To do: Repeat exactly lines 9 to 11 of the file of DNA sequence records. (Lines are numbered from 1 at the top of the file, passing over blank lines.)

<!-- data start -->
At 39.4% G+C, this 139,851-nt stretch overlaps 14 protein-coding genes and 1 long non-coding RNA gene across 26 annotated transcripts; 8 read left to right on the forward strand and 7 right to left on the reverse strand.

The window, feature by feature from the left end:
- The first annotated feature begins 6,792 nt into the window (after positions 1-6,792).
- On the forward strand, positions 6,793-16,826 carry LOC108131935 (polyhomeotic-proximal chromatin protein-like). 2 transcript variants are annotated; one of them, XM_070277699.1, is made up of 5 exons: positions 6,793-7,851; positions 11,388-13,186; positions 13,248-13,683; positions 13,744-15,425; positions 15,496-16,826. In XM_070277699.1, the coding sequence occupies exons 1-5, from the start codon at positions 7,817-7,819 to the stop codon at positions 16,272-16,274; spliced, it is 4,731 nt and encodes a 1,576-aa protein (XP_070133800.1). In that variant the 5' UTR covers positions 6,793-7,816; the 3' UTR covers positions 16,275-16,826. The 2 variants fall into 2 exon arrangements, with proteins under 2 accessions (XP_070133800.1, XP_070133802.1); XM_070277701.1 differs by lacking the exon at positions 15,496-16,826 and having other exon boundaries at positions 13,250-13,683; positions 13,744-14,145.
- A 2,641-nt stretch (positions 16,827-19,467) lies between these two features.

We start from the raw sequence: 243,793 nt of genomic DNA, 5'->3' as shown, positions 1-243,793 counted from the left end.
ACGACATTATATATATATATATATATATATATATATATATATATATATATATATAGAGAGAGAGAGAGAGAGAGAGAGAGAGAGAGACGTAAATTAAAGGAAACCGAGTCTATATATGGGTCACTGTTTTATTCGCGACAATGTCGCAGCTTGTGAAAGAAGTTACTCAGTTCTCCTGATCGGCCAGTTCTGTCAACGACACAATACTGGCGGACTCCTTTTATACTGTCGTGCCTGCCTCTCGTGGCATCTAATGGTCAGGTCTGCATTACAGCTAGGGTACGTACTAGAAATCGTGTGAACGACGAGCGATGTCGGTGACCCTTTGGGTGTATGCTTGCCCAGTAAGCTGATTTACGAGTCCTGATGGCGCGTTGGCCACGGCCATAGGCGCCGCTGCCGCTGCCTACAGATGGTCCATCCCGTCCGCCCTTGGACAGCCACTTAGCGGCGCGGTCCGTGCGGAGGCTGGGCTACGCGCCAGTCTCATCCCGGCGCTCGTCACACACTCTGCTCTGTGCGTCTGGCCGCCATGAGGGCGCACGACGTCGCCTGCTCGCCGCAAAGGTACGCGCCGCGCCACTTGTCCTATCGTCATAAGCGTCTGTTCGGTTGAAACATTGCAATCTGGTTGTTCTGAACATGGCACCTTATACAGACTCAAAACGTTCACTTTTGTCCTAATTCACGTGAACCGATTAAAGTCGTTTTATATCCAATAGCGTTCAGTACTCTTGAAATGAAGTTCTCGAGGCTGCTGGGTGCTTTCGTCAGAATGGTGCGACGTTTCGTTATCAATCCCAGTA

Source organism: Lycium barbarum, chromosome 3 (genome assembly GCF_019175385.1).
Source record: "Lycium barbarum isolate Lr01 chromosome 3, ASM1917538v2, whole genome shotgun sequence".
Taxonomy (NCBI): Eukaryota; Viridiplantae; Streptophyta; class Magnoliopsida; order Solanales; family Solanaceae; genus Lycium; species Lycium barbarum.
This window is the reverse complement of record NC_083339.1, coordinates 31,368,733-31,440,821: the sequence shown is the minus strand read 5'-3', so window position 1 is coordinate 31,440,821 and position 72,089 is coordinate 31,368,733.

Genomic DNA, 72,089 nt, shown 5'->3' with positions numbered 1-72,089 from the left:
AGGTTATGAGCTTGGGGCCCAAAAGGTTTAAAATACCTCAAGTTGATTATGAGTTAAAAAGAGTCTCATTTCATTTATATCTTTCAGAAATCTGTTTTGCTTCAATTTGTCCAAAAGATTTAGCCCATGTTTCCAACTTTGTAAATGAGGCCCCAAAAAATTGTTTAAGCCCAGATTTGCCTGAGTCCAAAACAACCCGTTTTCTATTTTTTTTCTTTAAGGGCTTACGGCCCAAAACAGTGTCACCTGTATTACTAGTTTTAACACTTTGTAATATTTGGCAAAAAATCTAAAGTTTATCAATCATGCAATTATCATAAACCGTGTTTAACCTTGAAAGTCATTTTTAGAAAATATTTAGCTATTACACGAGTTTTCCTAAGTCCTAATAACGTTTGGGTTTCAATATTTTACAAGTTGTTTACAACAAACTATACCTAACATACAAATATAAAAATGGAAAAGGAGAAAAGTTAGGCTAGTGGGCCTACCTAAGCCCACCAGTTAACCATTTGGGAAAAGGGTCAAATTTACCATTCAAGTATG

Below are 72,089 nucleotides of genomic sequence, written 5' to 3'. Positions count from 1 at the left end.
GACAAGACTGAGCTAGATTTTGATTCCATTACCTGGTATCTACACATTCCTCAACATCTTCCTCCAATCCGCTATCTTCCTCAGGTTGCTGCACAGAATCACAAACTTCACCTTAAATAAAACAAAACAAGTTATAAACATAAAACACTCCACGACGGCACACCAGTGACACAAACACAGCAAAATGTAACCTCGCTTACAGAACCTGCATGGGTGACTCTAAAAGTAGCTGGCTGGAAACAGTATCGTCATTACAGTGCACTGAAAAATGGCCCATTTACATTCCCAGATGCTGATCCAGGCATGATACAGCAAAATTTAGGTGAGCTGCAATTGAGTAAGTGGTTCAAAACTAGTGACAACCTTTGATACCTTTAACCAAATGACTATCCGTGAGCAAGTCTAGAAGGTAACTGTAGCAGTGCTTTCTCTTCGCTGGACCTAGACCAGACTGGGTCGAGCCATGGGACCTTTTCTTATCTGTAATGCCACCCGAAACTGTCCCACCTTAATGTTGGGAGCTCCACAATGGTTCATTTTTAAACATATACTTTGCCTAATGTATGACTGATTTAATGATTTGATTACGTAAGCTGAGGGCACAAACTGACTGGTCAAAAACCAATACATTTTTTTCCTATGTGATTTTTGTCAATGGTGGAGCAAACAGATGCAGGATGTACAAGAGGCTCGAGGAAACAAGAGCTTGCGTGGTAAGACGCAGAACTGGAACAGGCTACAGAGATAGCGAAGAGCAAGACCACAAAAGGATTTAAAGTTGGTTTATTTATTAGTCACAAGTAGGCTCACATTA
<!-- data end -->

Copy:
Source record: "Lycium barbarum isolate Lr01 chromosome 3, ASM1917538v2, whole genome shotgun sequence".
Taxonomy (NCBI): Eukaryota; Viridiplantae; Streptophyta; class Magnoliopsida; order Solanales; family Solanaceae; genus Lycium; species Lycium barbarum.
This window is the reverse complement of record NC_083339.1, coordinates 31,368,733-31,440,821: the sequence shown is the minus strand read 5'-3', so window position 1 is coordinate 31,440,821 and position 72,089 is coordinate 31,368,733.